Dolphin-Assisted Birth: A Primer
The term “dolphin-assisted birth” is trending – and you’re wondering “what in the hell?” Yes, it’s real. Yes, there are people actively pursuing it, promoting it, etc. Here’s what you need to know.
What the what?
A dolphin-assisted birth isn’t actually the process of Flipper delivering your child, but more like an underwater birth. The exception being you’re generally in the open ocean and there are wild dolphins frolicking around you.
You can actually do this?
There is a group called the Sirius Institute out of Hawaii that will assist expectant mothers with giving birth in the middle of a wild pod of dolphins. The group’s work is based off of the experiences of a Russian midwife named Igor Tscharkofsy who helped women birth in the Black Sea with dolphins back in the 1970s.
What are the supposed benefits?
The Sirius Institute has some “interesting” claims that dolphins can heal a wide variety of health conditions including “depression, autism, Down’s syndrome, cerebral palsy, and microscopically.” When born in the presence of dolphins, they believe that children develop faster, have larger brains, and are generally ambidextrous.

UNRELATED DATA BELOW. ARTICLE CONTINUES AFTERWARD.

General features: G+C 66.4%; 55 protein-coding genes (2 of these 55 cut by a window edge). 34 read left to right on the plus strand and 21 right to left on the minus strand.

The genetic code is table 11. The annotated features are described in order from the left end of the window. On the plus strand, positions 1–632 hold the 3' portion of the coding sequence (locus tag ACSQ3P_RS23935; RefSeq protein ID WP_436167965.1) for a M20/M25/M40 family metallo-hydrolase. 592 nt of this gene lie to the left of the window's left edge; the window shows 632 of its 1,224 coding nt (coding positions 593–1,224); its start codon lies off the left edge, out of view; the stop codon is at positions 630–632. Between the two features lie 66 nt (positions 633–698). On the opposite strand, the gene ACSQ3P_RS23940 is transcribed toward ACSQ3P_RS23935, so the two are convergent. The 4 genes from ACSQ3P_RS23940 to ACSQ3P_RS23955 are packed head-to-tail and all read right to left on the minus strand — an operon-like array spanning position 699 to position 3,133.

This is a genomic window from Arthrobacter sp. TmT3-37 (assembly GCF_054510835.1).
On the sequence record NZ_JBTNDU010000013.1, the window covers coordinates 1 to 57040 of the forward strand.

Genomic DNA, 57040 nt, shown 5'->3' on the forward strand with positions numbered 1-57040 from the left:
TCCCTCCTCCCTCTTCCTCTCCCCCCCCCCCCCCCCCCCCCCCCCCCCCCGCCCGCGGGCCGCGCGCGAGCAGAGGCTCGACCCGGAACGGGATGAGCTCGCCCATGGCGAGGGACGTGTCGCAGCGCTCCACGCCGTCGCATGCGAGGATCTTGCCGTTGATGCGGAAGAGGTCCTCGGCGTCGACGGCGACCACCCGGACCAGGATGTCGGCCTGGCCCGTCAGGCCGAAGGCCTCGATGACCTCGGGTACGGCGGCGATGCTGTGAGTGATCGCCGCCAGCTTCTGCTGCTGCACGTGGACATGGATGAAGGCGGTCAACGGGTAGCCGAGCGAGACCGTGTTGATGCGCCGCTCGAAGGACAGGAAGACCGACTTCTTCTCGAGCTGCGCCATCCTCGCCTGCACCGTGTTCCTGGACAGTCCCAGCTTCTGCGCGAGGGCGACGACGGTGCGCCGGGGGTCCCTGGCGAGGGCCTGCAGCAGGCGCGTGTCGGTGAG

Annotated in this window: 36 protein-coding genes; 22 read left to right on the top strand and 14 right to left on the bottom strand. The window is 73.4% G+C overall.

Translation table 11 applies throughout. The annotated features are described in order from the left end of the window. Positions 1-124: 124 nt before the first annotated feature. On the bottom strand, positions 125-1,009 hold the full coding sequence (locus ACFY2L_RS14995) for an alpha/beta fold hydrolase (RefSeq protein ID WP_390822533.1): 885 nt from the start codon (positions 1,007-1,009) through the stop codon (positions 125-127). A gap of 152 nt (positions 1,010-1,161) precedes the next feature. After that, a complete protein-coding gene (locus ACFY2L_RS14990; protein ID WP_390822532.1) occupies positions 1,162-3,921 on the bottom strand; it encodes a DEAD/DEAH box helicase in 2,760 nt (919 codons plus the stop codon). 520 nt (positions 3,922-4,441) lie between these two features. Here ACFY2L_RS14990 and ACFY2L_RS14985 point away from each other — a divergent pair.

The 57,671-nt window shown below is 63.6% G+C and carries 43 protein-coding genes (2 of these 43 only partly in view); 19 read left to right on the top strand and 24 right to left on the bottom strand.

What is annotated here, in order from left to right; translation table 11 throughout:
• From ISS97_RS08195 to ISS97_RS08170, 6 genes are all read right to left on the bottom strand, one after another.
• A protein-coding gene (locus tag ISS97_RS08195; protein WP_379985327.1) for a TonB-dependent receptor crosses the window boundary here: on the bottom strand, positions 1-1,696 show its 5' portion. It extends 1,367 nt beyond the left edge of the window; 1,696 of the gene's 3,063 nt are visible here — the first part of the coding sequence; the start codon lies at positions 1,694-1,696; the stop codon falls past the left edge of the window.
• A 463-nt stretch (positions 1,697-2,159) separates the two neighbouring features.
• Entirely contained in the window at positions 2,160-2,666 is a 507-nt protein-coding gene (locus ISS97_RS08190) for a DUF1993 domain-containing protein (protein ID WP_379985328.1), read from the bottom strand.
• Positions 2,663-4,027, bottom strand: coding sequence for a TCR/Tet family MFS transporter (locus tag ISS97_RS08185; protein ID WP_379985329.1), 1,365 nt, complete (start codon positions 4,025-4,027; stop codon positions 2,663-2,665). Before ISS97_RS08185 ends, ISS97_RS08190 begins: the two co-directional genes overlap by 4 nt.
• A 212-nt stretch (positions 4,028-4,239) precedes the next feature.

Are there risks?
Definitely. For one, you’re in the open ocean, so access to medical assistance might be limited. That being said, I would hope the people at the Sirius Institute would have such a backup plan on standby in a boat. We might learn a bit more when Adam Barringer, 29, and his pregnant wife Heather, 27, report back on the experience. They’re the ones who brought a tremendous amount of attention to this last week with their interview in the Charlotte Observer.
“Having that connection with the pod of dolphins anytime – even if the birth doesn’t happen in the water – still brings peace, comfort and strength to the mother and baby during labor,” says Heather.
Ok – what about sharks?
We’re sure (fingers-crossed) the Institute has thought of this as well – but yes, sharks could be a concern. In particular because birthing does lead to blood in the water.
What about the rumors that male dolphins have a violence tendency to “rape” each other and human swimmers?
Nope. As Steven notes below, I interpreted his article poorly. The truth is, male dolphins can be particularly aggressive. “Male dolphins rape female dolphins,” he writes. “Male dolphins even forcibly mount other male dolphins.” Check out the full article here.
Is birthing with dolphins really that popular?
The Sirius Institute claims they are “now receiving up to 3-4 requests per week through the Internet from people searching for a place to birth with dolphins.”
Has anyone captured this on video?
Just the one below – of a water birth with a dolphin in captivity. It’s sweet (minus the whole “dolphin in captivity” part) but much different from an open ocean, wild pod scenario. So far, no one has recorded that experience.
Photo credit: Shutterstock.com